General practitioners are at the front line of delivering healthcare. More than one million times a day, they have to contain the pain, suffering and despair of their patients. More than many others in the medical profession, they have to face the failures of service provision – be that in healthcare as their patients have to wait longer for operations or cancer treatment, or in social care as many patients find they simply cannot afford the basics to sustain independent living, or failures in housing policy, as lack of affordable housing means increasing numbers of people are forced to ‘sofa-surf’ or sadly sleep in temporary hostels or become street dwellers.
General practitioners are, therefore, working in an environment where no matter how hard they try, they simply cannot make good the failures of funding and decades of lack of investment in provision.
General practitioners are frequently portrayed as both the saviours (as being able to reduce costs by keeping patients out of hospital) and the scapegoats (accused of being profligate with their use of resources) of the NHS, when all they want to do is their job.
Uncertainties about their future, including how to fund their premises; increasing costs of staff; failure to recruit new GPs; demands from CQC; forced practice mergers; and the rising culture of complaints adds to the pressures GPs have to deal with. It is hardly surprising, therefore, that increasing numbers of GPs are becoming depressed and sadly, some of these doctors are taking their own lives. The GP Lucy Henshall recently gave a resounding speech at the LMC Conference in Belfast, where she highlighted the rise in mental illness amongst GPs, and sadly the increasing numbers who are taking their own life.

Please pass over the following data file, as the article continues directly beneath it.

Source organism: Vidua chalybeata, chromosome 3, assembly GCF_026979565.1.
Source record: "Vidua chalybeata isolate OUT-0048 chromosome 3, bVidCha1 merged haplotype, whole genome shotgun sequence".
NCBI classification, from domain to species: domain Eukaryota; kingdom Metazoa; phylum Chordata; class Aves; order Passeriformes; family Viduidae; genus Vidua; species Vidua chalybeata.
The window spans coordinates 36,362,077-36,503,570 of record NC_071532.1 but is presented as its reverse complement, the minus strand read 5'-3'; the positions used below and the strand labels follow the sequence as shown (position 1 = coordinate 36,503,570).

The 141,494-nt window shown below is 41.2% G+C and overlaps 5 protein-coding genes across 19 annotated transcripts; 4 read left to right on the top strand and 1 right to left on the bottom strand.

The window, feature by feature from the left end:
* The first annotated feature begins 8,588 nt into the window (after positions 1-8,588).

She and the LMC conference called for action to prevent GPs killing themselves.
GPs are too precious to lose for a systematic failure
Of course, providing timely care for GPs who are depressed, burnt out or having dark thoughts is important – and fortunately the NHS General Practitioner Health Service is now accessible to all GPs in England.
But suicide prevention requires more than dealing with those at the end of their tether and contemplating death. It requires action to improve the working lives and reduce the risk of suicide for all GPs. This needs practical action. Longer time with their patients (at least 15 minutes as routine); fewer patient contacts per week (maximum of 60 patients contacts per week); more time for reflection and supervision such that they can talk, with their peers, about the emotional impact of their work, and, finally, more control of their working lives, not dictated by the latest unachievable target or guideline.
To remain well, collectively, GPs need to be able to focus on what they do best – provide continuity of care, to a registered population, in the context of their patients’ families and communities.
The solutions are complex, and prevention lies in addressing the systemic causes of stress (related to diminishing resources, increased workload and unachievable demands). We call up the RCGP, BMA and LMC to work together to create a new Charter for GPs, one which addresses their needs along side those of their patients.
GPs are too precious to lose for a systematic failure.
Dr Clare Gerada is Medical Director of the Practitioner Health and GP Health Programme
Dr Kailash Chand is a BMA Council Member and retired GP